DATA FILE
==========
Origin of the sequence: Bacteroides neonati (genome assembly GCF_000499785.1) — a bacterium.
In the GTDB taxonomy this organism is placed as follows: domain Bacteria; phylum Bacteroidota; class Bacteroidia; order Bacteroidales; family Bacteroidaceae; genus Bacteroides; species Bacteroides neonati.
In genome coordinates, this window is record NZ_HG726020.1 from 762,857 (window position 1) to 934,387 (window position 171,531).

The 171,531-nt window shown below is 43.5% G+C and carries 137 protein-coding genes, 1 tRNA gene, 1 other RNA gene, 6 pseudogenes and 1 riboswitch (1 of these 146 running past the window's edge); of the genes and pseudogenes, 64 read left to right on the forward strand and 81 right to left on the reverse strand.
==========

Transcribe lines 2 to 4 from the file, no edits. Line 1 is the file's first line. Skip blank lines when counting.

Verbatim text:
In the GTDB taxonomy this organism is placed as follows: domain Bacteria; phylum Bacteroidota; class Bacteroidia; order Bacteroidales; family Bacteroidaceae; genus Bacteroides; species Bacteroides neonati.
In genome coordinates, this window is record NZ_HG726020.1 from 762,857 (window position 1) to 934,387 (window position 171,531).

The 171,531-nt window shown below is 43.5% G+C and carries 137 protein-coding genes, 1 tRNA gene, 1 other RNA gene, 6 pseudogenes and 1 riboswitch (1 of these 146 running past the window's edge); of the genes and pseudogenes, 64 read left to right on the forward strand and 81 right to left on the reverse strand.